A common style worn by women in pre and post Norman invasion in England as well as France consisted of a tunic style underdress and over dress.

The underdress called a chemise, chainse or smock would commonly be made of linen. 

The over tunic or cotte would be longer for higher status women or shorter for working class. Sleeves are shown in some painting both tight to the wrist as well as bell or trumpet sleeves. Commonly made out of wool and perhaps decorated with embroidery or the applique of contrasting fabrics.

Commonly work with this would be simple turn or bag shoes, and a head covering such as a wimple and veil. 

This dress is constructed as a tunic style dress,  A blue bell-sleeved over dress, or gown, worn over a green and white underdress, with a chemise under that.

Inspiration Images

Common Materials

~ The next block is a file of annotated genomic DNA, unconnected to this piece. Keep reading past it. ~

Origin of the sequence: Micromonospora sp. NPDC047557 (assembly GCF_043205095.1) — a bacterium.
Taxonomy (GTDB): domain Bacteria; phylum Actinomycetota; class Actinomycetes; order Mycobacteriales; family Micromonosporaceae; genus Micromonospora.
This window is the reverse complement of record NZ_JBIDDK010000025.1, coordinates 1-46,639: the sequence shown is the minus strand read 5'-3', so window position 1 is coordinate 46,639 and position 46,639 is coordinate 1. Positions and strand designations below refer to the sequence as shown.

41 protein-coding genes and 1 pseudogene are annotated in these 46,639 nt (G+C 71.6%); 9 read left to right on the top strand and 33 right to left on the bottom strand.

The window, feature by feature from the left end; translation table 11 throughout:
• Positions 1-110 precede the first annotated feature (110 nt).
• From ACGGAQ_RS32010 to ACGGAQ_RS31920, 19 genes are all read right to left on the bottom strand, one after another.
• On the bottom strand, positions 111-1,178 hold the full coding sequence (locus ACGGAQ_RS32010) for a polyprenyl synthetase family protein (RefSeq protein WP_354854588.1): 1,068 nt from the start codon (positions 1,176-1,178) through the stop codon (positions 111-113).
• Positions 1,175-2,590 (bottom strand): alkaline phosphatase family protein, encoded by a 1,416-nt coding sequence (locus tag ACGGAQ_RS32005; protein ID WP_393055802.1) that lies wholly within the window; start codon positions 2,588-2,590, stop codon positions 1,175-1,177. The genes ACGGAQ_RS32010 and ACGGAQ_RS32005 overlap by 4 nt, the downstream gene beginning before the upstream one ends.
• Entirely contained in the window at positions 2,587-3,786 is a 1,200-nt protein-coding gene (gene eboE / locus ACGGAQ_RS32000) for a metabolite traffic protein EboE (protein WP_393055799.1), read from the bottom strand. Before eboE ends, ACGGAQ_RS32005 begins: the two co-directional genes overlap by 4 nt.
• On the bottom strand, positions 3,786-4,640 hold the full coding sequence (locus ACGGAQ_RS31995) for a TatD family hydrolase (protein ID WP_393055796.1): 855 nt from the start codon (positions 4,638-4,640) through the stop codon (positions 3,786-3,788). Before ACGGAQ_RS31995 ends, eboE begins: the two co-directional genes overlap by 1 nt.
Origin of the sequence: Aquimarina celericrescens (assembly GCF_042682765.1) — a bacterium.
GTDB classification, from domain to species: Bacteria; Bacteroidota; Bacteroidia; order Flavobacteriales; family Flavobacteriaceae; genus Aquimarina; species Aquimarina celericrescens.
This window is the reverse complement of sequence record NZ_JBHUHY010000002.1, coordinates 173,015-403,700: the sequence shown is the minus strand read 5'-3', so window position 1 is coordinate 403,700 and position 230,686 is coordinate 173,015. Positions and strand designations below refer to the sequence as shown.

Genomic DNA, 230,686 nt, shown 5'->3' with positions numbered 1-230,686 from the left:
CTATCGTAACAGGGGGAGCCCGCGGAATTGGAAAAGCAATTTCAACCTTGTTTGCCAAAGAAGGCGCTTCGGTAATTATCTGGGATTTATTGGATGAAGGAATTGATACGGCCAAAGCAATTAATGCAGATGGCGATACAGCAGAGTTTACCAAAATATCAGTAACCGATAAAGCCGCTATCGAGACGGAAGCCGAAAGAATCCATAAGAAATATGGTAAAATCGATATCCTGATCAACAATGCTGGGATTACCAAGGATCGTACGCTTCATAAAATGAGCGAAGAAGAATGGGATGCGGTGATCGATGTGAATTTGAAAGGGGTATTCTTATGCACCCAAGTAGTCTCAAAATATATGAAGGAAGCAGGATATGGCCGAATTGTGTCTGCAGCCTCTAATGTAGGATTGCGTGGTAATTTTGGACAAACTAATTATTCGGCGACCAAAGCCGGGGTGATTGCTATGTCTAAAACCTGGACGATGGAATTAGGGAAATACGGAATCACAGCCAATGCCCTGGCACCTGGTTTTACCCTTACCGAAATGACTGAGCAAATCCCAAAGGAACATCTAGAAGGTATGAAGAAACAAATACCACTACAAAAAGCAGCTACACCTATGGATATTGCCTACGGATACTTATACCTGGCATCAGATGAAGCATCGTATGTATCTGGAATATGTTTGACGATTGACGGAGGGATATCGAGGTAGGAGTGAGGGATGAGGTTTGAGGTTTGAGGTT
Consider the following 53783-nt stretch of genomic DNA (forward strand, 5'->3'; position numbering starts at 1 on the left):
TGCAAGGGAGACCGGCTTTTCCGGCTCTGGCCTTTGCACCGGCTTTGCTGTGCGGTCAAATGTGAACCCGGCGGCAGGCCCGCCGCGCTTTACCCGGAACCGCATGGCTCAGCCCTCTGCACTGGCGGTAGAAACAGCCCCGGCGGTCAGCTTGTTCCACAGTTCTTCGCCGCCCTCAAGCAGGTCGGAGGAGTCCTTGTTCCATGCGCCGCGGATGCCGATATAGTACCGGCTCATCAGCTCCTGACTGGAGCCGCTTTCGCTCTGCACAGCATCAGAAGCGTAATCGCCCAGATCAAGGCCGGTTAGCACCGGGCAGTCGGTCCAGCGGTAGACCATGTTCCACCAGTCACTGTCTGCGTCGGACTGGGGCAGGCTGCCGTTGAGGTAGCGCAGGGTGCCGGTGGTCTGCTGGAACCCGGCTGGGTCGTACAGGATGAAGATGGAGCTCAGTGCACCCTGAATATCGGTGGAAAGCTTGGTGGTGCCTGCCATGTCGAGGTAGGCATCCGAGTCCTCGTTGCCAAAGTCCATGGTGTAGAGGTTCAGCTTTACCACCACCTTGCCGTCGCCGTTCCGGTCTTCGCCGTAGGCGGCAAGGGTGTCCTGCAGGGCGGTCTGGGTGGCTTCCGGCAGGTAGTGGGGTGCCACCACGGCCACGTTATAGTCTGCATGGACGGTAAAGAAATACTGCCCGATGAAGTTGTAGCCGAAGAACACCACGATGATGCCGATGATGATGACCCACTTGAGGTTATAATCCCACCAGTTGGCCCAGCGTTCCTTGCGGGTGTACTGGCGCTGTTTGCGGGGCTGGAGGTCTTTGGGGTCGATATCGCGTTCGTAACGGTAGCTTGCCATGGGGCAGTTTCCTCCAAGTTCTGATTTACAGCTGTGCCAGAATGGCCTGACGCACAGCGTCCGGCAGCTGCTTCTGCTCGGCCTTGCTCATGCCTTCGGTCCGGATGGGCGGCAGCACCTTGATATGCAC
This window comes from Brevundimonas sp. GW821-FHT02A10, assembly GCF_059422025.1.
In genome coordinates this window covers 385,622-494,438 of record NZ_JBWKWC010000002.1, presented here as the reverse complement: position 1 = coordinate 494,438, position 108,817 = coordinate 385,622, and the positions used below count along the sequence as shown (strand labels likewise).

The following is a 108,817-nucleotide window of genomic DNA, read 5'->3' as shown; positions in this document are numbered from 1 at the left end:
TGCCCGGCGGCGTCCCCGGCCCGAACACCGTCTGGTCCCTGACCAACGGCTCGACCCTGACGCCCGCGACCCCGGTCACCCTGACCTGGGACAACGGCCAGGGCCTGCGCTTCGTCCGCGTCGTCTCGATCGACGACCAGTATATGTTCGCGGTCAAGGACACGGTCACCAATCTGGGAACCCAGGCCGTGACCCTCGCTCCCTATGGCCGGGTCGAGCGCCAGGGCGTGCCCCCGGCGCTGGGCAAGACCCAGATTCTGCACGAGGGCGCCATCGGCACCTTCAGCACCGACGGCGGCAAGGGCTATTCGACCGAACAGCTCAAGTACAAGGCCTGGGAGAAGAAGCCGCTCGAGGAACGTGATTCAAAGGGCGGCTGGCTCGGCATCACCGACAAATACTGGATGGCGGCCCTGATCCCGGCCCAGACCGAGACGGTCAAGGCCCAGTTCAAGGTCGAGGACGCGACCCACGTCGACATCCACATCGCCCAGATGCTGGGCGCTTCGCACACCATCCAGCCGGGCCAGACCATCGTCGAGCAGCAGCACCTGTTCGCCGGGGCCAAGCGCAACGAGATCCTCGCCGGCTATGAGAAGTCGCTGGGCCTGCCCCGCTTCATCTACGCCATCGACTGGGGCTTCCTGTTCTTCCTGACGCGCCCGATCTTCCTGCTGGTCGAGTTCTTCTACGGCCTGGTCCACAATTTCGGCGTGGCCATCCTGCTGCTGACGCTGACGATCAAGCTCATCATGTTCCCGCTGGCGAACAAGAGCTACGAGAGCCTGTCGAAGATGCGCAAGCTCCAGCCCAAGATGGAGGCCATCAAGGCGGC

• Fabrics:
    • Underdress – Linen, including non-flax linens
    • Overdress – Wool
    • Wimple/veil – Linen or silk for high status women
  • Ornamentation:

Effective Substitutions

  • Fabrics:
    • Underdress – linen, linen blends, cottons
    • Overdresses – Wool blends, linens, linen blends, some heaver cottons
    • Wimple/Veil – linen, silk, poly (watch out for candles!)
  • Ornamentation:

Ensemble Components

  • Underdress – below the knee, long sleeved, white or off white light fabrics
  • Overdress

  • Headwear
  • Shoes

Accessories

  • Belt
  • Pouch
  • Bag

Source/Links

Version: 2
date: 3/5/2021
Source of Period Pic: Figure of Grammatica, from the Hortus Deliciarum – 12th century
Model: Christine Misterka
Photographer: Vincent De Vere
  

Female, Full Entry

1000 CE Female Norman Gown 1